I just read this question but was confused by a different aspect of the example sentence:


The question's answer is perfectly clear about the meaning, but I don't understand how the grammar of the part in bold works. When I see から I think of either 'from', 'because' or (if it's て-form) 'after'. None of these seem to work.

On it's own, the first clause (to me) reads

from the person who has finished drinking milk

but such a translation clearly doesn't fit with the rest of the sentence.

Is it a geneal rule that

verb-past + noun + から = as noun does verb

What about the tense/aspect of the verb? Some more examples would also be appreciated.

  • This is a good question, answered well by Shoko, but the title does not really fit. You are asking about this particular meaning of から after a noun phrase. The "verb" is only part of the qualifying verbal phrase 牛乳を飲み終わった, which has nothing specific to do with the question. Perhaps a better title would be "Meaning of から after a noun phrase", or something similar, though it's hard not to end up writing the answer in the question: "Sequential meaning of から". Commented Mar 22, 2017 at 8:23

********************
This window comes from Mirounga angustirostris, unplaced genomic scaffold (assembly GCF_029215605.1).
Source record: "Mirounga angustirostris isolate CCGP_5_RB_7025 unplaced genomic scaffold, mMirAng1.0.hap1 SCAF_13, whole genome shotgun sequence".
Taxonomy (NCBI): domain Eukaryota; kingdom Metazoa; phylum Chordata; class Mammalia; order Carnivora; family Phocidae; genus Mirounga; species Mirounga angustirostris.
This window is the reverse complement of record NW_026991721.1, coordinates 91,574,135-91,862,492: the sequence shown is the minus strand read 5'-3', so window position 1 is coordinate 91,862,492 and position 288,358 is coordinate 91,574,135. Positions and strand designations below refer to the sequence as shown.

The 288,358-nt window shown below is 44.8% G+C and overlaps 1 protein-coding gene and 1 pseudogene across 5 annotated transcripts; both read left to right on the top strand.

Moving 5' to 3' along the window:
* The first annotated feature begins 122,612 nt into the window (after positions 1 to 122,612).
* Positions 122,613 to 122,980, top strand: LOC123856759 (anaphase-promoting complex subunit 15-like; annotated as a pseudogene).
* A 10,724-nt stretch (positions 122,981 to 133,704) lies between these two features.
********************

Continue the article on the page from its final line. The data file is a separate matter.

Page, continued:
• @BrianChandler You make a good point. I'm never sure whether ex post facto title changes are a good idea though. The current title relects the problem I thought I had, and therefore the problem other people might think they have. If you feel differently I have no problem with you editing the title. Commented Mar 22, 2017 at 9:08

1 Answer 1


According to 明鏡国語辞典:

❼ 順序を表す。「好きなものから食べる」「子供から診察する」

And デジタル大辞泉:

5 動作・作用の開始順序や発端を示す。「先着の人から入場してください」

I think the から indicates the starting point of order, meaning 「~~から順番に」「~~から順に」, "starting from~~, in order from~~".

"Starting from the person who has finished drinking milk, do ~~ in turn", hence the translation "As you finish drinking the milk, take turns in..."

I hope this makes sense.

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